Well, maybe not terror, exactly. Another dose of melancholia, is more like it. Since I've got the list-making bug this Halloween, here's another one. I thought I'd do a quick top ten of some of my favorite pieces of Halloween mood music, but looking over the mix CDs I've compiled since I learned how to do mix CDs (not that long ago, actually), I see that most of them are pretty chestnut-heavy: you got your Night on Bald Mountain, you got got your Toccata and Fugue in D Minor (aka, the Theme from the Phantom of the Opera), you got your music from Psycho.
1) "Waltz II," from the Jazz Suite No. 2, by Dmitri Shostakovich. You might recognize this as the music from the closing credits of Kubrick's Eyes Wide Shut, which was a pretty creepy movie, if not a flat-out horror film. If you know Shostakovich only from his loud, rather bombastic symphonies (as I did for a long time), his jazz suites (available on this terrific Naxos CD) are a real revelation, full of lovely, sly little melodies. He even orchestrated a version of, I kid you not, "Tea for Two."
Here's another Halloween treat: my pal John Marks has interviewed Stephen King for Salon, on the occasion of the 30th anniversary of the publication of The Stand. You can read the interview here, and listen to it here. It's pretty interesting stuff, all about the writing of the book, King's religious background, his current spiritual beliefs, the current election, and the end of the world. Not necessarily in that order.
King Zor Lives Again! 10/21/2008
Courtesy of my brother Mike, here comes that monster from my id, right back atcha, only bigger and noisier than ever—it's the return of King Zor! Only he seems to have mellowed over the years—he's not fighting mad anymore. In fact, he seems, well, kinda...playful.
On the other hand, maybe not. If you go here, you can watch him play with his food—to wit, a 1994 Honda Goldwing motorcycle. It's funny, but also kinda gruesome—imagine Wall-E with a serious attitude.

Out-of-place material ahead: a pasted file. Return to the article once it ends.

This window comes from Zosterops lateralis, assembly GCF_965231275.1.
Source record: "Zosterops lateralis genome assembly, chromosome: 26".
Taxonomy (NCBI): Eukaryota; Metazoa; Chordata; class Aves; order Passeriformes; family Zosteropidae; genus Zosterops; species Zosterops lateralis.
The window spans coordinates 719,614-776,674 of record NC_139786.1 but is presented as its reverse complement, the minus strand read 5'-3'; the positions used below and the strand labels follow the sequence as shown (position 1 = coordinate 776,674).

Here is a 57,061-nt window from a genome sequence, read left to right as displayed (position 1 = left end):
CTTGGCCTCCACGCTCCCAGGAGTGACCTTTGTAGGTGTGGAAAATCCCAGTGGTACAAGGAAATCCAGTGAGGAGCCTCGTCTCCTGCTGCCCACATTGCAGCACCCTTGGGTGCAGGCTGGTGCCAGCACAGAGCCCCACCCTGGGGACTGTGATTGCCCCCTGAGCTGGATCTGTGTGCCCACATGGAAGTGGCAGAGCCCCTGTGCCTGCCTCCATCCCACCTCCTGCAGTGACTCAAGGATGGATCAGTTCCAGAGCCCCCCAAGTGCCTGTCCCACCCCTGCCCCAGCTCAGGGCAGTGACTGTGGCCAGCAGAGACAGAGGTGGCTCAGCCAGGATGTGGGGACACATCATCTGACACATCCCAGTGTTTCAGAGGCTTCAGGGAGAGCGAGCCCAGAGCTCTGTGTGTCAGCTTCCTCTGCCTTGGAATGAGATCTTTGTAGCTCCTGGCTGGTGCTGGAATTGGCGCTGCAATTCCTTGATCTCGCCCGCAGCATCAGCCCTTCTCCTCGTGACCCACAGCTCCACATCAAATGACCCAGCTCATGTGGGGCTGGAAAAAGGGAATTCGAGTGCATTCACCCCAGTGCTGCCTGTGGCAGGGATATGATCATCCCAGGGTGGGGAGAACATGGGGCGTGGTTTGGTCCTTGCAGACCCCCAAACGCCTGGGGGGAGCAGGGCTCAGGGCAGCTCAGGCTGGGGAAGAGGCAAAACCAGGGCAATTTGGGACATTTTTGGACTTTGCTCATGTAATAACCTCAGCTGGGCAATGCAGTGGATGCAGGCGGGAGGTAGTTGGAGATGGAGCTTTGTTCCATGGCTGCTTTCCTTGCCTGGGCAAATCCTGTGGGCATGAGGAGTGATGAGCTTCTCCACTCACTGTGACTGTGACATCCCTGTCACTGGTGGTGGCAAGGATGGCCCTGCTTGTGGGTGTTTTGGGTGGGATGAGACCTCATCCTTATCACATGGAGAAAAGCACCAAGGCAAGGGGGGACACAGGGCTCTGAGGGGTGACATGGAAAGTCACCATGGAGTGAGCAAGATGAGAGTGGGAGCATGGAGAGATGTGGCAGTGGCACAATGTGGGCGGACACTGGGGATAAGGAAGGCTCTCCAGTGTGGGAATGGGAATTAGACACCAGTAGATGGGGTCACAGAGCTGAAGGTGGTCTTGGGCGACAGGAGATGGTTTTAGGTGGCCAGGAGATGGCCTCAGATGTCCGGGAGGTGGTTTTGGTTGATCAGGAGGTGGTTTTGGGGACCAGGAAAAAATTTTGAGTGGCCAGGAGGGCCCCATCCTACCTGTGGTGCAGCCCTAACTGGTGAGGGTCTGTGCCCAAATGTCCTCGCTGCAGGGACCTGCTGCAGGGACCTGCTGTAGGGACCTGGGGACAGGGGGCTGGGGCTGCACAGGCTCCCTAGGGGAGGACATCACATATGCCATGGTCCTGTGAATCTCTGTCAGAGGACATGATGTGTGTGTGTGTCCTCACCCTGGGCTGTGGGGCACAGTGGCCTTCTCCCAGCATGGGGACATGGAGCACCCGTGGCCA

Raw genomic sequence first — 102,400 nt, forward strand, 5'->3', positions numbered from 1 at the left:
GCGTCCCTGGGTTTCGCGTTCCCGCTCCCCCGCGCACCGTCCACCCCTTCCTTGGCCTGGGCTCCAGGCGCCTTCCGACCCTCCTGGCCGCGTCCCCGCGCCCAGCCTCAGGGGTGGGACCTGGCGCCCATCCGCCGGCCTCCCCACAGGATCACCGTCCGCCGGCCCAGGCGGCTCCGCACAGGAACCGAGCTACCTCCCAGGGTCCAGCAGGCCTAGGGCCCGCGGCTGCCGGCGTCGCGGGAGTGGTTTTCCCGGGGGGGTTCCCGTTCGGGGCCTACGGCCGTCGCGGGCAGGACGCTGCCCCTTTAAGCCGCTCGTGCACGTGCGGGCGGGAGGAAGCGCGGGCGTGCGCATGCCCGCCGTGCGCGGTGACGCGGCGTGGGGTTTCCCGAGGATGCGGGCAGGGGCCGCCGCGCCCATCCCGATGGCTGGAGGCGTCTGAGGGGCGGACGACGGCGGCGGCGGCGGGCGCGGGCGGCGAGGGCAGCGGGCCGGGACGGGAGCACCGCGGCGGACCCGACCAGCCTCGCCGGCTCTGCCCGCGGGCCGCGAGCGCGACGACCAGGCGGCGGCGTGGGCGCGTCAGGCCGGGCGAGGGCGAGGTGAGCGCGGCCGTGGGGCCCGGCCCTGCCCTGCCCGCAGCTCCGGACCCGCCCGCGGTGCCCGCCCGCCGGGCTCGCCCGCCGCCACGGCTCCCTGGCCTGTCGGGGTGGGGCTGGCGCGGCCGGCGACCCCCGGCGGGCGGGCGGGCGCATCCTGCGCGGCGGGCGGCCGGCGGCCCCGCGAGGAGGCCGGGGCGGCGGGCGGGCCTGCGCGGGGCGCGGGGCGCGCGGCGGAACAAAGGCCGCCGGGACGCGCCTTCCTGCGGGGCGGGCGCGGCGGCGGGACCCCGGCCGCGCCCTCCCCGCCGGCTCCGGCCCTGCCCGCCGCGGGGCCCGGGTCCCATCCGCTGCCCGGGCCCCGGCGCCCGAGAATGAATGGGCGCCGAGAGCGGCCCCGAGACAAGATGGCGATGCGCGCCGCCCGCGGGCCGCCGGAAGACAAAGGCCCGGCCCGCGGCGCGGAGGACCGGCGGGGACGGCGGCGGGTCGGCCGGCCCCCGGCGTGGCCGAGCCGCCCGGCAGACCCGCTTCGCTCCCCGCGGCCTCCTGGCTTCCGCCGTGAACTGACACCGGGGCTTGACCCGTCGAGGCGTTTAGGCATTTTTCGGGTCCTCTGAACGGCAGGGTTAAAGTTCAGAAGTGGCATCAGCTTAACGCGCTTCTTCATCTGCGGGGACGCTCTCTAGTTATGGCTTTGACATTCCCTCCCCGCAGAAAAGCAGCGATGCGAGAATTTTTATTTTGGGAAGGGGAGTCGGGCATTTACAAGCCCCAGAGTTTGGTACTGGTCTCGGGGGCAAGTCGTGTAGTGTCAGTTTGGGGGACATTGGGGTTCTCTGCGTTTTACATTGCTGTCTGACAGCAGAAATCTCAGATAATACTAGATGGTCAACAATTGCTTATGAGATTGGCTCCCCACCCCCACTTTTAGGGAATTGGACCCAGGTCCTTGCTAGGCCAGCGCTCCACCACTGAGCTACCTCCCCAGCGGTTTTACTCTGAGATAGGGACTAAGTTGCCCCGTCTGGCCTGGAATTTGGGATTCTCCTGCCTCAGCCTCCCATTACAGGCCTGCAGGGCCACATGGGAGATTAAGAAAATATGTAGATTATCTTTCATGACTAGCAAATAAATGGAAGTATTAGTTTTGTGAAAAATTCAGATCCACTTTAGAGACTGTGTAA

It's Halloween again, my favorite holiday, and I'm trying to get in the mood, despite the fact that the scariest thing I can think of right now is Sarah Palin being elected to...well, anything, really. But I'm going to soldier on, in the spirit of the season. I thought I'd do a new version of the list of Halloween reading I did a couple of years ago for Maud Newton (which had some movies on it, too); at the time I told her that it was a pretty arbitrary list, that if she'd asked me on a different day, I'd probably do a completely different list. Well, it's a different day, so here's a different list.
1) "It's a Good Life," by Jerome Bixby, who was also a screenwriter and TV writer, best known for a couple of good Star Trek episodes. Most people know this story from its superb Twilight Zone adaptation, starring a very young, very scary Billy Mumy. The story itself is a nasty slice of small-town gothic Americana, with a brilliantly bone-chilling sci-fi twist. It's still widely anthologized, I think, but I first read it in the Hitchcock anthology.
4) "The Daemon Lover," by Shirley Jackson. Another story I first read in the Bradbury anthology. It didn't really stick with me as a kid, but when I reread it in Jackson's own collection, The Lottery and Other Stories, it creeped me out. You have to be an adult, and to have had your heart broken, to be scared by this story.
7) "The Small Assassin," by Ray Bradbury. When I was a kid reading Bradbury's science fiction, a colleague of my father's at Ferris State College in Big Rapids, Michigan, where I grew up, suggested that I get a copy of Bradbury's The October Country, which he said was better than Bradbury's sci fi. It's a revised version of his first book, Dark Carnival, which was first published by August Derleth's Arkham House (best known for keeping Lovecraft's reputation alive). Bradbury writes in his introduction that the stories in the book present a side to him most of his readers don't know, and a sort of story—i.e., horror—which he had rarely written since 1946. There's some really creepy stuff here, but this one is my favorite. If you have young children, you may want to avoid it. Then again, maybe you won't.
In which I mostly write about books, movies, and TV. An all-purpose spoiler alert: Sometimes I will talk about these works on the assumption that the reader's already read or seen them, so if you haven't, be forewarned.
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